We've got impressions of the first playable F-Zero demo, from the World Hobby Fair in Japan!
At the 17th World Hobby Fair (Jan. 25 - 26 in Tokyo), F-Zero GC was in playable form, but before I start on my impressions of the game, first the details. F-Zero GC is scheduled for this May in Japan. F-Zero AC still does not have a release date in the arcades. When asked whether F-Zero GC will support the GBA connection in anyway, the representative answered, "not at the present moment."
The version playable at the World Hobby Fair had seven modes. Two of them were Single Race and Versus. The rest were not unlocked. There were four tracks to choose from: Mute City - Twist Road, Port Town - Long Pipe, Green Plant - Intersection, and Port Town - Aerial Dive. Four crafts and drivers were available for play. These include Blue Falcon (Captain Falcon), Wild Goose (Pico), Golden Fox (Dr. Stewart), and Fire Stingray (Samurai Goroh).
After watching the footage released last year, though the graphics were spectacular, I still had some doubts especially with Sega handling the development. In particular, the control seemed a bit loose from the footage. However, after waiting two hours in line, Sega has put my doubts away.
For F-Zero fans, the handling of your craft feels just like its N64 predecessor. The controls are modified for the Cube controller, but it remains intuitive, and takes almost no time to adapt. Here is the controller setup:
A button - accelerate
B button - brake
X button - side attack
Y button - boost
Z button - spin attack
L / R trigger - moving the center of mass
Control Pad - change view
Before each race, like before you can adjust the handling (faster acceleration versus top speed) to adapt to each course. Rules are still the same - three laps, boosts are available after the first lap, and pit stops restore you energy.
In short, F-Zero GC is F-Zero X with a major visual upgrade. Besides the electrified boosts, the most noticeable thing is the backdrops and surroundings. First of all, they are a treat to look at, but more importantly the complement the speed and physics of the game. In the N64 version, for example, sometimes you do not fully feel like you are upside down or performing a loop. In F-Zero GC, you will clearly see that you are reversed with the buildings and structures upside down. Most of the tracks are designed so that it is like controlling a roller coaster. There are rises in the track that will make you anticipate what is coming next - a sharp descent or a jump. You still compete with 29 other racers all at once and I did not witness any slow down. The 2 player versus mode features a vertical split screen, and that too seemed to run flawlessly.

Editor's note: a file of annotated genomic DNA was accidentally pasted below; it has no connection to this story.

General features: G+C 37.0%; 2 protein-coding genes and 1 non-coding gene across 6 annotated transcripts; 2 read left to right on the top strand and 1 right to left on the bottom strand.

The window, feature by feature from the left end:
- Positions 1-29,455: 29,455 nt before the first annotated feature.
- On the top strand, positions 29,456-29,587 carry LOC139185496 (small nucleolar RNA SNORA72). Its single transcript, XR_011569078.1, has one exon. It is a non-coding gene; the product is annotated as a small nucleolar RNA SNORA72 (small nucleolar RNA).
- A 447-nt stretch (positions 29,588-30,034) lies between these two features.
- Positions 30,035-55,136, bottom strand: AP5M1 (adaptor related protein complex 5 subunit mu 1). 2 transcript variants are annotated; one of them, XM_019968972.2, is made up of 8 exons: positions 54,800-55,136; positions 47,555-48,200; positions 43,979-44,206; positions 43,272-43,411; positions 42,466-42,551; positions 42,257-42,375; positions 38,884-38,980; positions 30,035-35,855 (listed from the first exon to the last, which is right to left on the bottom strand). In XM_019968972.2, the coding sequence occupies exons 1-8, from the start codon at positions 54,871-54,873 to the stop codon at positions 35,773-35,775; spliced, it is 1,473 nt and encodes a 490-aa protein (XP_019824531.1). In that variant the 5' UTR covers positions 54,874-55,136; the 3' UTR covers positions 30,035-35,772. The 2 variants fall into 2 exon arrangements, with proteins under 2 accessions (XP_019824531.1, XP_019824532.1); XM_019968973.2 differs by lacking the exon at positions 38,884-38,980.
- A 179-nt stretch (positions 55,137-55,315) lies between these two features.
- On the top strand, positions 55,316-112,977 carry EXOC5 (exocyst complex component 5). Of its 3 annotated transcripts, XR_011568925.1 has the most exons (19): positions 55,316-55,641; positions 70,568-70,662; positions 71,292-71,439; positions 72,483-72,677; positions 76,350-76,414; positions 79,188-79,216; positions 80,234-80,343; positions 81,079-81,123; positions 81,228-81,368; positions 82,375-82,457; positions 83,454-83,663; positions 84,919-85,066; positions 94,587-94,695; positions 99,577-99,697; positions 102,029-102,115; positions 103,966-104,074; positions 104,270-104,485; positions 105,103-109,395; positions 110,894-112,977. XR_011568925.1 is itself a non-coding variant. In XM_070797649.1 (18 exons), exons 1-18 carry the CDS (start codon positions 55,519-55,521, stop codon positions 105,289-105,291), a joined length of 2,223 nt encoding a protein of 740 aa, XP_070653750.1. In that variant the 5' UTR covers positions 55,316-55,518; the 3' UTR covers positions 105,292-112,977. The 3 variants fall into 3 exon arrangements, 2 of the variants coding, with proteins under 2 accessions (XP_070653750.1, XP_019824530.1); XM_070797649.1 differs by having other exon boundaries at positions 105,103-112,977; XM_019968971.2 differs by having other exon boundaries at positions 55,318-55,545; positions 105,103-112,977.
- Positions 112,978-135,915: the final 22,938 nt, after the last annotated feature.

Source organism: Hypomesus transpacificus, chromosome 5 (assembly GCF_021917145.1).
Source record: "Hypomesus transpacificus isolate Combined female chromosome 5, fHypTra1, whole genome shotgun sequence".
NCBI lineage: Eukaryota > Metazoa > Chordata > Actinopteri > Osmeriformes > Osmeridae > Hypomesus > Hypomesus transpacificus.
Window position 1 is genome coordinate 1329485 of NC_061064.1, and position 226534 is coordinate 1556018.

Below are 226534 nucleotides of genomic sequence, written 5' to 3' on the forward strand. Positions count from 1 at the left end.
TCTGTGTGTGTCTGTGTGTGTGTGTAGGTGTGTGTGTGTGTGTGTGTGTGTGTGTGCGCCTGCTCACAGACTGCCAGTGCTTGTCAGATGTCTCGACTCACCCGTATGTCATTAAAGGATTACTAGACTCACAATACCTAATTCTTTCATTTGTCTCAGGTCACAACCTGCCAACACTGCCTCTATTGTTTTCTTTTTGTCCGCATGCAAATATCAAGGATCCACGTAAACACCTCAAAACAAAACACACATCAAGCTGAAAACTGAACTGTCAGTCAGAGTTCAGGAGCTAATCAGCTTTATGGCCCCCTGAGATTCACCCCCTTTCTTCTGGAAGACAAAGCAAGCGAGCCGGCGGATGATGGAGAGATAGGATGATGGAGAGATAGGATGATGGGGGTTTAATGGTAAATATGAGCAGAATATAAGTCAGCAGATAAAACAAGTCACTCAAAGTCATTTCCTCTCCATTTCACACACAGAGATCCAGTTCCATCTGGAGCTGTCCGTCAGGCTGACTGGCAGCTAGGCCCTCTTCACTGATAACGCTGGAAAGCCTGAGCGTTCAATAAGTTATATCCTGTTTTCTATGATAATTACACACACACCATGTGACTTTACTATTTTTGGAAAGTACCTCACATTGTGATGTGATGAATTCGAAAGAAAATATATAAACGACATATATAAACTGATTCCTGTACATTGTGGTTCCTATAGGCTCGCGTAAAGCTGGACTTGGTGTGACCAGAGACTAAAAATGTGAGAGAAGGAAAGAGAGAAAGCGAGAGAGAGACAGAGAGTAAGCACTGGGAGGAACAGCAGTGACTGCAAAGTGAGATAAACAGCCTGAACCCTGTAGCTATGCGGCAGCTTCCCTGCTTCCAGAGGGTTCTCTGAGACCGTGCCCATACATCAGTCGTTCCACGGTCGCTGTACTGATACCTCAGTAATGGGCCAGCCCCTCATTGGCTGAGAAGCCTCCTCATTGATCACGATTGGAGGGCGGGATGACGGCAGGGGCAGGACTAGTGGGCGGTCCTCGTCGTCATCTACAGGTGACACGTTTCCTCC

Mute City was the beginner track and featured futuristic landscapes with plenty of holograms. The Twist Road of Port Town was the classic tube with obstacles inside and lots of bumps taking place in a space station. The Aerial Dive of the Port Town was the hardest course available featuring many gaps and jumps. Perhaps the most interesting course was the Green Plant located in a forest. The Sega touch was apparent with the luscious scenery of trees and the occasional glare from the sun: it was like watching Blue Falcon racing in a course from Daytona USA in the arcades.
The game cannot be called revolutionary, at least from what I've seen and played. Just like how Super Mario Sunshine was a proper upgrade of Super Mario 64, F-Zero GC seems to be an evolution of its N64 predecessor. Although it is jointly developed with Sega, the game still holds on to its F-Zero roots. F-Zero fans will not be disappointed this May.